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As Stapler guy pointed out, when you kick a grumbler out of a volunteer organization, you can make him a martyr. You might also be telling one and all that he had a point. More volunteers will take up his banner.


I also think that BSA, like any organization that has more than 20 members, is prone to duplicity. Stapler Guy's story about the camp is a prime example. The people in charge claimed that property taxes were too high but I'm sure that someone up the chain of command knew that there were no taxes. Why'd they want to sell the property? Maybe to fund a pay raise. Maybe to fund pet project.



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The SE does NOT have the right to kick someone out for whatever reason - the procedures do NOT state this.


Under "How to remove a VOlunteer" in various Commissioner and District publications it is clear that even if there is a reason, ONLY the chartering organization can remove a unit Scouter - if they are uncooperative or whatever. But steps are supposed to be taken to deal with the issues before removing that person.


Council can act to remove someone for "cause or grounds for legal action, misrepresentation or immoral acts" - but the person is still allowed to file an appel.


However, how does one file an appeal if NO FACTS OR REASONS are given for the removal? How can you refute facts that are not provided?


This is simply cowardly. You're guilty - you're out.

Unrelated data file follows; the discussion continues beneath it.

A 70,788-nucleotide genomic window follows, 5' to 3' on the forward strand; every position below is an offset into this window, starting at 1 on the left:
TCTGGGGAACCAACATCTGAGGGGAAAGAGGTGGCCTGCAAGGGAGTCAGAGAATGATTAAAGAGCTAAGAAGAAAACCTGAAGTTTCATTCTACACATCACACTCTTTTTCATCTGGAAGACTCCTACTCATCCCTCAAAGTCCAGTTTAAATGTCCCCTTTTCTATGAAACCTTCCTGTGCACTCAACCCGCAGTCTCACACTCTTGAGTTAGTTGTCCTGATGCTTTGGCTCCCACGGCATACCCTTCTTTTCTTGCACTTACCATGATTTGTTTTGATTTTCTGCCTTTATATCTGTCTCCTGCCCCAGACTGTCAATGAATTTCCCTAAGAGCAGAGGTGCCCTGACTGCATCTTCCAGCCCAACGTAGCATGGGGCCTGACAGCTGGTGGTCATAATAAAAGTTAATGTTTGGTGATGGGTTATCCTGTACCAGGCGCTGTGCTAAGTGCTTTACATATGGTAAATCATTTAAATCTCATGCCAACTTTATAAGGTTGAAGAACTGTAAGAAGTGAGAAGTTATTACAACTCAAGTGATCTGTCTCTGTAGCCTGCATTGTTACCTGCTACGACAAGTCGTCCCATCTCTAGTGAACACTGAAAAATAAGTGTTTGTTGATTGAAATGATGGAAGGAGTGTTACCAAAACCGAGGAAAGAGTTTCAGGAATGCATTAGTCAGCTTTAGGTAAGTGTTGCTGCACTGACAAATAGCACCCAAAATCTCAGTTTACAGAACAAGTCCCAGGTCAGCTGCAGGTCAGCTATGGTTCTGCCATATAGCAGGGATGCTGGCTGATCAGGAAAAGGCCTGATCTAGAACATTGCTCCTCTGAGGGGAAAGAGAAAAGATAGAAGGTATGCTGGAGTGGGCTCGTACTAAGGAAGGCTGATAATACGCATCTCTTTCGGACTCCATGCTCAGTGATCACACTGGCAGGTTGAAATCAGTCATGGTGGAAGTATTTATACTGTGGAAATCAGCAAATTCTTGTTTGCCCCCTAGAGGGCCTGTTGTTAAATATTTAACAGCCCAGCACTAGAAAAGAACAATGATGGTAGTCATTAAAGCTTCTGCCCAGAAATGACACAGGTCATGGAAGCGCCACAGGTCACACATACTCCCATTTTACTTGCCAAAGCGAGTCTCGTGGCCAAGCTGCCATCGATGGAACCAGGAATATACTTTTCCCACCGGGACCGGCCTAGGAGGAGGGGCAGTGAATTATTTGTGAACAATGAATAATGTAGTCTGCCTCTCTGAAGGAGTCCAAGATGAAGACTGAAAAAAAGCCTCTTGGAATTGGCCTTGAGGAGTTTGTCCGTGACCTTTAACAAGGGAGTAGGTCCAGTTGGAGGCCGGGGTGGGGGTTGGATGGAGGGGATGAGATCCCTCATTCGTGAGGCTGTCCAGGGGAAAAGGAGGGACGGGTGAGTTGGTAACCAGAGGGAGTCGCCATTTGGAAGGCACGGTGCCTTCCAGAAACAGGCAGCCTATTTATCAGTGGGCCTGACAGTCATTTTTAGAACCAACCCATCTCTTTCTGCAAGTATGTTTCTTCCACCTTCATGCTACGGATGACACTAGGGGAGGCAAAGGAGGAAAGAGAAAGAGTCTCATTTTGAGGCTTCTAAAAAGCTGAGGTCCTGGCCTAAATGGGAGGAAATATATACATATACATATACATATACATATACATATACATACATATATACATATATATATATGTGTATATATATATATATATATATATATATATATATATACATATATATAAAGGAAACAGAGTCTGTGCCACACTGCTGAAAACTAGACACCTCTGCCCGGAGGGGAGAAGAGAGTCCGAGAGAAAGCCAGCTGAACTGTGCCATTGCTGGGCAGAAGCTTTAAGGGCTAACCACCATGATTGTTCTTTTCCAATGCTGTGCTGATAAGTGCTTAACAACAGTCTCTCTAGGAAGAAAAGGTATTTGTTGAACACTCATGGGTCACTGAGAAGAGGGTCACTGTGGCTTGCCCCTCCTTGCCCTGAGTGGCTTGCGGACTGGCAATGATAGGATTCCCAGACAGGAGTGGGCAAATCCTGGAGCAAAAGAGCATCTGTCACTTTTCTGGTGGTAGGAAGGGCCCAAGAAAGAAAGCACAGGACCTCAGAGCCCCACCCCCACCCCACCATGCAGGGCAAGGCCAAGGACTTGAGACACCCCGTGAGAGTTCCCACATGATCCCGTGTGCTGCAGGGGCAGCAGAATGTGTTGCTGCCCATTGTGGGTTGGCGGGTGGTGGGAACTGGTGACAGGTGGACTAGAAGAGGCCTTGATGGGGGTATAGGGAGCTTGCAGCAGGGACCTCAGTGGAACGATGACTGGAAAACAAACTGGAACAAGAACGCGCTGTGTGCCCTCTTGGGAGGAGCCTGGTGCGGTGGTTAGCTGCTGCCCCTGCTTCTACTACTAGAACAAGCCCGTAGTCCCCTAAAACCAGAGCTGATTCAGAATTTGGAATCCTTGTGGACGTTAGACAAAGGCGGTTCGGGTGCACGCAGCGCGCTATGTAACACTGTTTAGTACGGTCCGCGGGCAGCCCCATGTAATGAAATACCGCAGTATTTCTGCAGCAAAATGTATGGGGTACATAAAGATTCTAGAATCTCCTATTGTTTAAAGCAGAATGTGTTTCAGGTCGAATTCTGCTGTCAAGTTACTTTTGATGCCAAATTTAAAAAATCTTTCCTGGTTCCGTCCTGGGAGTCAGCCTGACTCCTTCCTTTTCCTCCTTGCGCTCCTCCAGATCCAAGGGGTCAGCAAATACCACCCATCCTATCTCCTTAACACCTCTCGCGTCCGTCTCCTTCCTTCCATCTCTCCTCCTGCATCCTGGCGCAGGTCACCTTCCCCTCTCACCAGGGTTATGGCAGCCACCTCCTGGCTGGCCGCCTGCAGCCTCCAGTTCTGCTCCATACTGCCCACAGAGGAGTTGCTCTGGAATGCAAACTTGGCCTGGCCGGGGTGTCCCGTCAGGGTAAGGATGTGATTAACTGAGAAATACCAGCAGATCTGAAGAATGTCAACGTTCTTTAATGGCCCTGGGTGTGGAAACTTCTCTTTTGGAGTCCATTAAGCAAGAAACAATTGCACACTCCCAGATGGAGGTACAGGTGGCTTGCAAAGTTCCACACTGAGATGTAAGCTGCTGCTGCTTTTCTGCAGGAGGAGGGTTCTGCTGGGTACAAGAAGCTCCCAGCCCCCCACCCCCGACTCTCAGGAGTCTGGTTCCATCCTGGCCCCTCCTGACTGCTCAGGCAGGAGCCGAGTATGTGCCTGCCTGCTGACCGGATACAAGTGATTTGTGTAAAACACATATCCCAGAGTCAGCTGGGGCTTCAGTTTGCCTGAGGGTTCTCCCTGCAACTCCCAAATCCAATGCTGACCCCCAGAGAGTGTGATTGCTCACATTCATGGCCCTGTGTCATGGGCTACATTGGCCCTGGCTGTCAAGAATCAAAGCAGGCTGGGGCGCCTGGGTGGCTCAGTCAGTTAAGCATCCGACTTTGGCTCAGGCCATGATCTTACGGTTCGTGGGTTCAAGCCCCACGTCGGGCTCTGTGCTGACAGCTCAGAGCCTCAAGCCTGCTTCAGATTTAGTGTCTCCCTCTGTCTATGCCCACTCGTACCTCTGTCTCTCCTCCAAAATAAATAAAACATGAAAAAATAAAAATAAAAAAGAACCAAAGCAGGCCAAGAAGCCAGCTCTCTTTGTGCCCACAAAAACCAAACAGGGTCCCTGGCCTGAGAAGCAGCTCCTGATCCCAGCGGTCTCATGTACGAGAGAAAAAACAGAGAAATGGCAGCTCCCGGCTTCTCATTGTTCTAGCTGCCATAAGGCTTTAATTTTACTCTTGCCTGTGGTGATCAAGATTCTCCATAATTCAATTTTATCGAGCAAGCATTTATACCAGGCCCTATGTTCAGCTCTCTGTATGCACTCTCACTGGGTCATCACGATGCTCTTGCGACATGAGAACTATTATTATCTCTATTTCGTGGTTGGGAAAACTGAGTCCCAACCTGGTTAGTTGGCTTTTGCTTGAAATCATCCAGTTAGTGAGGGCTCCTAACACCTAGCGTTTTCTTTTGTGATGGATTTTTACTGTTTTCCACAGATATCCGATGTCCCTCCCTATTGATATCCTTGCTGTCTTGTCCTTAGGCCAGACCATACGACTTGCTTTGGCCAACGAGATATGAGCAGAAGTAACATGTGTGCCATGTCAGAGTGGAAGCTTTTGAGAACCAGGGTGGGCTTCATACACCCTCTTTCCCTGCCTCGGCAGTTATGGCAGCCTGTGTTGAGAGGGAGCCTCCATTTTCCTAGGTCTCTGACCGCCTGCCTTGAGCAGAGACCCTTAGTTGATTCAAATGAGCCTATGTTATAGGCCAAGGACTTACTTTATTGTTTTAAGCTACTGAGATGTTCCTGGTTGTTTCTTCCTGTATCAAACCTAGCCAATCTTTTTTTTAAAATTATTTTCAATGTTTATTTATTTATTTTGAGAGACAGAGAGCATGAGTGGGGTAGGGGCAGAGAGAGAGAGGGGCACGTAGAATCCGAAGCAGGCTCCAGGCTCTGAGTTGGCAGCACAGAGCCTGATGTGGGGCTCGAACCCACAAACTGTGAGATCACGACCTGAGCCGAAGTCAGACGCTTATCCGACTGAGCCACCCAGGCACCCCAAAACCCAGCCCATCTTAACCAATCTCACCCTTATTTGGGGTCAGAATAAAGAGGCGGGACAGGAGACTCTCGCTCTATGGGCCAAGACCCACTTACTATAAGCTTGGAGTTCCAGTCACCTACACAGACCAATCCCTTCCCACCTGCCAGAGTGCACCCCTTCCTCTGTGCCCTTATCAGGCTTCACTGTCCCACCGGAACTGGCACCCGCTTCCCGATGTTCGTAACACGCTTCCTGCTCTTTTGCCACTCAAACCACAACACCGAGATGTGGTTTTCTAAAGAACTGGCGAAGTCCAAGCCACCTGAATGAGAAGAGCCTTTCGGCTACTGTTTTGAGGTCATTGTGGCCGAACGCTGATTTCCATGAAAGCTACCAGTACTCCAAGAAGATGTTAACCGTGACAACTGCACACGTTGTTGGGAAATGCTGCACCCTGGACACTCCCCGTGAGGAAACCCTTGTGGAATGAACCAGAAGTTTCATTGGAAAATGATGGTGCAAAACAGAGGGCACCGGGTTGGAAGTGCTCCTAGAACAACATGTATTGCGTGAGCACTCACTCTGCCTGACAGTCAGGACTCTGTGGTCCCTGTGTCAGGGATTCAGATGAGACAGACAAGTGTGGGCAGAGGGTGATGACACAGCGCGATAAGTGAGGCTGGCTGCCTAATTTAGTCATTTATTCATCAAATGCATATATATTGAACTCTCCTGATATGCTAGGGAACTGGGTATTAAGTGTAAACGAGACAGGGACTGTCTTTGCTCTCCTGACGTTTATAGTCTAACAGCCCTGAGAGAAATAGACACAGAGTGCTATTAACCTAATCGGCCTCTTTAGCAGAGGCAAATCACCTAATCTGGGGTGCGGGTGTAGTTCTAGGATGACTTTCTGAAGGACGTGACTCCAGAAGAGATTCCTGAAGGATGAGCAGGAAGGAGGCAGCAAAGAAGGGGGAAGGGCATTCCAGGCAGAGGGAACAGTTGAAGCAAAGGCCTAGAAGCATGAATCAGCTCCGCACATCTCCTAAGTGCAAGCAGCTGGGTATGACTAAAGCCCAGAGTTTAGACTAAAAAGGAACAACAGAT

Too many people seem to be willing to follow and not question. Evil thrives when good people are silent.


Right has no reason to fear light. Wrong seeks darkness to hide.



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I'm quoting this from http://www.mninter.net/~blkeagle/camo.htm


"Just to let the guy know, Mike: In 1996, two Scouters wearing camoed pants and a Scouts shirt were REFUSED ENTRY into a Council Camporee by the Scout Executive of that Council. The Scout Executive informed them of the BSA's uniforming policy and told them that unless they choose to be in compliance with that policy, they would not be allowed entry into the Camporee. One adult complied; the other adult re-asserted his personal right to wear whatever the hell he wanted to wear. The Scout Executive simply said "fine", both Scouters went into the camp facility.


An hour later, the Scout Executive, accompanied by the local County sheriff, served the Scouter still wearing the camo gear with a "letter of membership denial", and advised him that since he is no longer a registered member of the BSA, that his presence on the campground is no longer welcomed. He was given 15 minutes to pack out his gear, and he and his son (because the man said "If I go, my son goes too...") was escorted off the camp property by the law enforcement people."


I know nothing about this as to the truth of it or not. We wont go there; have done similar things in recent threads regarding this site. Please do not start that here.



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Oh dear... something must be done about this "council in turmoil."